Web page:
Anybody who thought FERC would do a real Draft Environmental Impact Statement is disappointed. But they shouldn’t be surprised: FERC, 100% funded by the industries they “regulate”, is a rubberstamp machine. But that’s no reason to give up. It’s reason to stand up, and take advantage of many more opportunities to stop the unnecessary, destructive, and hazardous Sabal Trail pipeline and get on with renewable solar and wind power.
Carlton Fletcher, Albany Herald, 13 September 2015, FERC Sabal Trail ruling comes amidst protest: Group holds fasting vigil outside federal agency’s offices,
ALBANY — Even as a group started a fast in front of the agency’s Washington, D.C., offices and questions arose in Florida over the safety record of Spectra Energy, the Federal Energy Regulatory Commission made it clear this week that it had no intention of standing in the way of construction of the proposed Sabal Trail natural gas pipeline in Alabama, Georgia and Florida.
Local opponents of the 515.5-mile, estimated $3.5 billion pipeline vowed to continue their fight to stop construction of the project after FERC released its voluminous draft environmental impact statement Tuesday, but even they acknowledged that the ruling was a devastating blow to their efforts.
“There are other federal agencies that will look at our community’s concerns about this project before it moves forward, but, yes, at first glance it appears that Sabal Trail got pretty much everything they wanted,” Dougherty County landowner Dinorah Hall, who has become the local face of the anti-pipeline movement, said after the FERC statement was released.
John Peconom, FERC: What would it take for FERC to deny a permit this pipeline?
Answer: next question.
There’s a reason Beyond Extreme Energy people are camped in front of FERC’s offices in DC fasting night and day until the Pope arrives. They’ve all been through the FERC “process” and gotten rubberstamped.
John Trallo, Sane Energy Project, 7 July 2014, FERC and the Regulatory Trap,
Myself, and other concerned citizens launched a massive campaign to stop the Marc-1. We submitted 22,093 signatures opposing the project, in addition to a bi-partisan coalition of 35 Pennsylvania State Representatives and two State Senators. Even the EPA stepped in and declared the project unnecessary, since the natural gas in the region was already being moved to market via the Tennessee and the Transco.
After we effectively stalled the project for 18 months by demanding justification for the project, environmental impact statements, and concerns about eminent domain abuse, etc., the three Sullivan County, PA Commissioners, along with a few U.S. congressmen with no connection to Pennsylvania, asked FERC to “overlook the localized concerns,” and expeditiously approve the project.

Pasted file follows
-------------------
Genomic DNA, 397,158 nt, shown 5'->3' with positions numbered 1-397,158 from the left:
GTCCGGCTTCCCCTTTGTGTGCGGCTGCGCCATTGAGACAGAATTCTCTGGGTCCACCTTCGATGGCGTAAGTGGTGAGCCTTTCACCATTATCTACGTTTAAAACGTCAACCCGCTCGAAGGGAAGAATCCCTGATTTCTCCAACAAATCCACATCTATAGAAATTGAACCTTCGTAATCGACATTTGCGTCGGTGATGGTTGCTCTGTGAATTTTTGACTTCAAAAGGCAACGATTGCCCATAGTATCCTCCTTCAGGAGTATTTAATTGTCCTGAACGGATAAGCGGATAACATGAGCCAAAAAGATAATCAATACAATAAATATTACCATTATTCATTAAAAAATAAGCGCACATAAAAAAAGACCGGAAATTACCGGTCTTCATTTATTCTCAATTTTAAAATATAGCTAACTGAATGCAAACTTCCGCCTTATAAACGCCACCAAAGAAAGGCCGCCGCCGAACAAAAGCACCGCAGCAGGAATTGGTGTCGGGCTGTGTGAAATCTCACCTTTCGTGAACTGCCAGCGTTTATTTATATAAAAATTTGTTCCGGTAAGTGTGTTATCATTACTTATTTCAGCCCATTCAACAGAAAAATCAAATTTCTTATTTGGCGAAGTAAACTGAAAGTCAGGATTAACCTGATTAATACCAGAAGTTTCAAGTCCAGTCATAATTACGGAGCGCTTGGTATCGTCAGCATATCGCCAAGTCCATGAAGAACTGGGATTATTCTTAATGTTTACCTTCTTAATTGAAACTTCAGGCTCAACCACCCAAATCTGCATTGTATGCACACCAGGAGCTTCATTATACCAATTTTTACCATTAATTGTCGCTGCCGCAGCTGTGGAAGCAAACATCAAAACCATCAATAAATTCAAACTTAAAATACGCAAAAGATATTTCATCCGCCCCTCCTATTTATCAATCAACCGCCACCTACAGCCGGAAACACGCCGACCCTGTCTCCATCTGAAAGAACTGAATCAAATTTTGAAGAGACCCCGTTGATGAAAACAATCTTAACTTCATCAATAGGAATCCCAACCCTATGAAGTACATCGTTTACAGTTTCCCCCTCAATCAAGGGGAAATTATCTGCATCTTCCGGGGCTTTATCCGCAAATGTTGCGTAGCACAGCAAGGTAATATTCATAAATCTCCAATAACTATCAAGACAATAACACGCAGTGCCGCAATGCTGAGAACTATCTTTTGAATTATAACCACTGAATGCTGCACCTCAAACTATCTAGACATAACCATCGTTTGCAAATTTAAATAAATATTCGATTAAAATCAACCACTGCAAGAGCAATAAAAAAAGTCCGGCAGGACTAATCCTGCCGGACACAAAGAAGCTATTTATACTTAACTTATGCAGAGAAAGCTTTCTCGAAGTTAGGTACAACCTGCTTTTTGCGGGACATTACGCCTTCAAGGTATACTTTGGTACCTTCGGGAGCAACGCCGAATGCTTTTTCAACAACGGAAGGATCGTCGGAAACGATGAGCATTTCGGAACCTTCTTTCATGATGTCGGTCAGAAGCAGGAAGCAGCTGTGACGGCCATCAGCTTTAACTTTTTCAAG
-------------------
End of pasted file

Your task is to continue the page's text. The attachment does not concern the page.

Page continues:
FERC issued a pre-vetted statement thanking everyone for being involved and expressing their heartfelt thoughts and concerns, assured all property owners that eminent domain would “only be used as a last resort”— and only if all negotiations between CNYOG and the landowners failed — and approved the project. All of which was done “class one,” which means minimum safety standards, and no local, state, or federal oversight.
The very next day, eminent domain was filed against 89 of the private landowners, most of which were never previously notified of a proposed Right-of-Way on their property, or had the chance to negotiate terms. All 89 property owners went to court, and all 89 lost.
FERC has only ever denied two pipeline permits, according to FERC’s own staff. The good news is: one of those was a Spectra permit!
So even Spectra can lose at FERC.
But the chances are small, so there’s a reason this is happening:
Meanwhile, in Florida an environmental group has filed a petition with the Florida Department of Environmental Protection to stop development of the pipeline over concerns about the safety record of Spectra Energy, the Houston-based company that will build the pipeline. The group points to a May pipeline rupture under the Arkansas River that forced two miles of the river to be shut down after an estimated 3.9 million cubic feet of natural gas was released.
The reason is that despite Sabal Trail’s insinuations that only FERC decides, it was FERC that required Sabal Trail to get these state permits. And until that Florida case is resolved, there is no Florida permit.
More in a following post about more opportunities to oppose Sabal Trail at local, state, and national levels.